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The U.S. National Counterintelligence and Security Center (NCSC) has started to distribute informative materials ranging from brochures to videos to privately held companies around the country promoting increased awareness of rising cybersecurity threats from nation-state actors.

“Make no mistake, American companies are squarely in the cross-hairs of well-financed nation-state actors, who are routinely breaching private sector networks, stealing proprietary data, and compromising supply chains,” stated NCSC Director William Evanina.

Evanina also said that “The attacks are persistent, aggressive, and cost our nation jobs, economic advantage, and hundreds of billions of dollars.”

The campaign provides detailed info on the growing threat from foreign state hackers

NCSC is an Office of the Director of National Intelligence center, and it is designed to provide counterintelligence and security expertise in several areas, ranging from insider threat and supply chain risk management to personnel security.

To fight against this growing threat, NCSC decided to provide the U.S. private sector with the information it needs to understand and defend against cyber intrusions initiated by foreign governments.

 

Private sector also warned of rising foreign threat in December

This follows a statement made by Bill Priestap, Assistant Director, Counterintelligence Division of the FBI before the Senate Judiciary Committee in December 2018:

Many American businesses are just now starting to understand the new environment in which they are operating. The continued proliferation of cyber hacking tools and human intelligence capabilities means that this environment will only become more hostile and more treacherous for our companies. Our businesses face competitors in the form of aforeign enterprises assisted or directed by extremely capable intelligence and security services.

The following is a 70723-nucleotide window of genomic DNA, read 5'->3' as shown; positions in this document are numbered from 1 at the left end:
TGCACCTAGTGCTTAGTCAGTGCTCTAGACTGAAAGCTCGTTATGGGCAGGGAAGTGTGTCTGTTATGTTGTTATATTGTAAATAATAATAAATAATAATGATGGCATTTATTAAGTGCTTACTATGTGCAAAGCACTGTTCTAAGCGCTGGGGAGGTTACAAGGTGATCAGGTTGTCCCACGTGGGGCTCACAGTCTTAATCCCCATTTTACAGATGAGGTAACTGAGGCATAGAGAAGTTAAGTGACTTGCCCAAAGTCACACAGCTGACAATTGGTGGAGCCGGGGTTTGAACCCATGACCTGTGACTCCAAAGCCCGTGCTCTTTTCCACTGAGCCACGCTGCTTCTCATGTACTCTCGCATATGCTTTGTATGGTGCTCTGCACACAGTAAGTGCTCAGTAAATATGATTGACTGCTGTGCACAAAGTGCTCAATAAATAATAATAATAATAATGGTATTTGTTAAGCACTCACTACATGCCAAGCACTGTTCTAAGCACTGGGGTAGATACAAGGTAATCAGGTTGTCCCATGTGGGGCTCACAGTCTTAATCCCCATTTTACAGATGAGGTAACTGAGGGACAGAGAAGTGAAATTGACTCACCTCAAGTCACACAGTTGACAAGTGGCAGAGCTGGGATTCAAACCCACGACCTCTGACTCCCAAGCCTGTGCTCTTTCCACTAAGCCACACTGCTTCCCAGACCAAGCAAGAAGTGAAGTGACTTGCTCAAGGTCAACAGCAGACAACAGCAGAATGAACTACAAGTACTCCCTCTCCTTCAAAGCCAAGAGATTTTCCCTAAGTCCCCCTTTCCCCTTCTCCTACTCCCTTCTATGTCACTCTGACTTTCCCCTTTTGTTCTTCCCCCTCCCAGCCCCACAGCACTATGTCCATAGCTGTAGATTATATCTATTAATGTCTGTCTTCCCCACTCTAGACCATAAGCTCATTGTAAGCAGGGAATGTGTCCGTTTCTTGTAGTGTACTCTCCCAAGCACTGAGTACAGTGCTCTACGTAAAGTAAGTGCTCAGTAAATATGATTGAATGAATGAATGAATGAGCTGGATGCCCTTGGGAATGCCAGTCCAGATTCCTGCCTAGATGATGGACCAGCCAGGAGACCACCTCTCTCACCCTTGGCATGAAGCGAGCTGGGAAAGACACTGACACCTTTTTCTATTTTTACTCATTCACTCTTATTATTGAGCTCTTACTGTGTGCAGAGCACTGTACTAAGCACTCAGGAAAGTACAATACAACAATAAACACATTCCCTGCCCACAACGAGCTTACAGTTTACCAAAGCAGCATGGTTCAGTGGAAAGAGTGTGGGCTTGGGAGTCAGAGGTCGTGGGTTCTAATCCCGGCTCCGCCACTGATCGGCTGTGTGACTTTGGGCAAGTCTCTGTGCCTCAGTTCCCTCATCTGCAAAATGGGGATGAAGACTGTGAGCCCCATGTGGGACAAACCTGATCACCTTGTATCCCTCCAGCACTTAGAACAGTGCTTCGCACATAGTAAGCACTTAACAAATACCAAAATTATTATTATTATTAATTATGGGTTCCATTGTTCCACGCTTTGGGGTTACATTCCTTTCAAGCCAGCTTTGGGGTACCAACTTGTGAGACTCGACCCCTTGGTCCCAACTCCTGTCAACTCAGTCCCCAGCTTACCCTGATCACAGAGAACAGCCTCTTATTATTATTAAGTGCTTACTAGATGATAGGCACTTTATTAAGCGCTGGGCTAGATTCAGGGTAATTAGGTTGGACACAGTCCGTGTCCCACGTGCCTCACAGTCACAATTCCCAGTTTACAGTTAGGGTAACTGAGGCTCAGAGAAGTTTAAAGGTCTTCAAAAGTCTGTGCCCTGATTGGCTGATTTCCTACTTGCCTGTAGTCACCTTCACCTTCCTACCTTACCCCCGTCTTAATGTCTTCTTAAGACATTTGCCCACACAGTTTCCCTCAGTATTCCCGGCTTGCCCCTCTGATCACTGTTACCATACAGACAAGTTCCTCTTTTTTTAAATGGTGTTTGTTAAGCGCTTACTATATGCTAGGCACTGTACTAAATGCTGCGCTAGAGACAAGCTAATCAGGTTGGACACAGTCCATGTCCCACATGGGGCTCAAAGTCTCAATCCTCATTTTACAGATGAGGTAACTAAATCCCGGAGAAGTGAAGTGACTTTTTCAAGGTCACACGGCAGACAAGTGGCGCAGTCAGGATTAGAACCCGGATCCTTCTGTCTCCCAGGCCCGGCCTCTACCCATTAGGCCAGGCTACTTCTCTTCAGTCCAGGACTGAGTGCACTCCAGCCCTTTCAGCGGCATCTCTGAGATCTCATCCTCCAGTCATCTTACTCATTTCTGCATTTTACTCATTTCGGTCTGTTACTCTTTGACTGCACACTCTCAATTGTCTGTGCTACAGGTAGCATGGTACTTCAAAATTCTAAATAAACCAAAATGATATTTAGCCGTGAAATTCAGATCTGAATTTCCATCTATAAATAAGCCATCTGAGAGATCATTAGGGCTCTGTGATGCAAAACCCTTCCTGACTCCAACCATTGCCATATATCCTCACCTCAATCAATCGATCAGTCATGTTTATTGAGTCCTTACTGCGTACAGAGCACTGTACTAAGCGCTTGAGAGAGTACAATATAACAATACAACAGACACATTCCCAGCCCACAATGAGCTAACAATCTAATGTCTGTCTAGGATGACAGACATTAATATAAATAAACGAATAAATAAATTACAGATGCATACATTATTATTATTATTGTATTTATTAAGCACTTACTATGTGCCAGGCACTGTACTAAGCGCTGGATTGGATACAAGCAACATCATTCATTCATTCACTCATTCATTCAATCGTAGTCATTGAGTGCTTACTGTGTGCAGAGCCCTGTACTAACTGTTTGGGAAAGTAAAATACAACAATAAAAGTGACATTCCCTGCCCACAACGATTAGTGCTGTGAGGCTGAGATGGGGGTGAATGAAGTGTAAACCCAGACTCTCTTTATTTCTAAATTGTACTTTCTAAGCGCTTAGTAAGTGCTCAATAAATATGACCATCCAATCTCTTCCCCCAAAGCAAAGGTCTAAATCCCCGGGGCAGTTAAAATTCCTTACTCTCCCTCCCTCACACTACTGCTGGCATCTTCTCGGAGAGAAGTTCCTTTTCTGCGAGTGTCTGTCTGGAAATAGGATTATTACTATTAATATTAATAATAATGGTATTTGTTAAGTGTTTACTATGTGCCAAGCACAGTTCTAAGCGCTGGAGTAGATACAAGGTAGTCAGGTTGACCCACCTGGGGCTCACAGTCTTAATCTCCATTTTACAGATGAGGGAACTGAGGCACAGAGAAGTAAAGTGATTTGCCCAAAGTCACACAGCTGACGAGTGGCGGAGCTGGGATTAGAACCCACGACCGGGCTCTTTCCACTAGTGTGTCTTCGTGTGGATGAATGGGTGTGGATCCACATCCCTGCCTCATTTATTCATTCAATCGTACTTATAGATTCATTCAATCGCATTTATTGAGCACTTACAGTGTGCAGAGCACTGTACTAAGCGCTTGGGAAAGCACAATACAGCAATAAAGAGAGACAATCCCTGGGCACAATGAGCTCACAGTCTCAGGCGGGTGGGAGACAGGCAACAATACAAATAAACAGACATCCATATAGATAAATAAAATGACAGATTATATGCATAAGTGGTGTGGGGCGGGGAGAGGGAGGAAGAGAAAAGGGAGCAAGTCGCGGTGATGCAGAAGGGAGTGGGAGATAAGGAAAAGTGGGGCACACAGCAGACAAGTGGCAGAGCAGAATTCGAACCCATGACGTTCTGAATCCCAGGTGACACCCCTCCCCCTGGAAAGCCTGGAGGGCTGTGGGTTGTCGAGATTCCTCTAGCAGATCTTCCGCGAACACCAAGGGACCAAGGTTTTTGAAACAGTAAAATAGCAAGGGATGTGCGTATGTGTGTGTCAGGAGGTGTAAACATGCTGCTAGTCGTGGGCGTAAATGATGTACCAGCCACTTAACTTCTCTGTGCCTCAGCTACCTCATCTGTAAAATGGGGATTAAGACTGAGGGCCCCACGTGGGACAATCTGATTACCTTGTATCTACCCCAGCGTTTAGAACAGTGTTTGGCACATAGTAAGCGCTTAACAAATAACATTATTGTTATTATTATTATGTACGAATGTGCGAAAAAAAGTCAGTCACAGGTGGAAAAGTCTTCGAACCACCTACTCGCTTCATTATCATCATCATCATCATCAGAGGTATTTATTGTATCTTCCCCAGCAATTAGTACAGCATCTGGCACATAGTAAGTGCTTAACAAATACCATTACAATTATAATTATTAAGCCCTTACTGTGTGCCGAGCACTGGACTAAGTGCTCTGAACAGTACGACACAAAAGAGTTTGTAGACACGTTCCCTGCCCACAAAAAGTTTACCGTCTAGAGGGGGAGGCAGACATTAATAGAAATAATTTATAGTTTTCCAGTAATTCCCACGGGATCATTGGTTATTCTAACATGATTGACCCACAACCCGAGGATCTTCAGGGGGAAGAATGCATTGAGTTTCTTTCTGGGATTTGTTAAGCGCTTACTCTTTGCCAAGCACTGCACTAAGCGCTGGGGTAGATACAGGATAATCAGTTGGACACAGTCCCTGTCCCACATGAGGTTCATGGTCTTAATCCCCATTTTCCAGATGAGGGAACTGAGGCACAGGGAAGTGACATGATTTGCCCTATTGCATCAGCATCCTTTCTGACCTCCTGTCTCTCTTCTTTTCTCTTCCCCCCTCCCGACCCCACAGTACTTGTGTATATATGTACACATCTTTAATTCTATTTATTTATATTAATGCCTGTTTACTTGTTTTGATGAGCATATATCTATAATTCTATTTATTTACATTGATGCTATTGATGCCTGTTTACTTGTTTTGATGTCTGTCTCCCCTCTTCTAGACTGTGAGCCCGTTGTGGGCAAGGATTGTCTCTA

The materials distributed by the NCSC to raise awareness among private sector companies are part of a campaign dubbed “Know the Risk, Raise Your Shield.”

Moreover, the disseminated materials cover a wide range of subjects, from supply chain risks, spear-phishing, and social engineering, to economic espionage, social media deception, foreign travel risks, and mobile device safety.

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A massive malware outbreak that last week infected nearly half a million computers with cryptocurrency mining malware in just a few hours was caused by a backdoored version of popular BitTorrent client called MediaGet.

Dubbed Dofoil (also known as Smoke Loader), the malware was found dropping a cryptocurrency miner program as payload on infected Windows computers that mine Electroneum digital coins for attackers using victims’ CPU cycles. Dofoil campaign that hit PCs in Russia, Turkey, and Ukraine on 6th March was discovered by Microsoft Windows Defender research department and blocked the attack before it could have done any severe damages.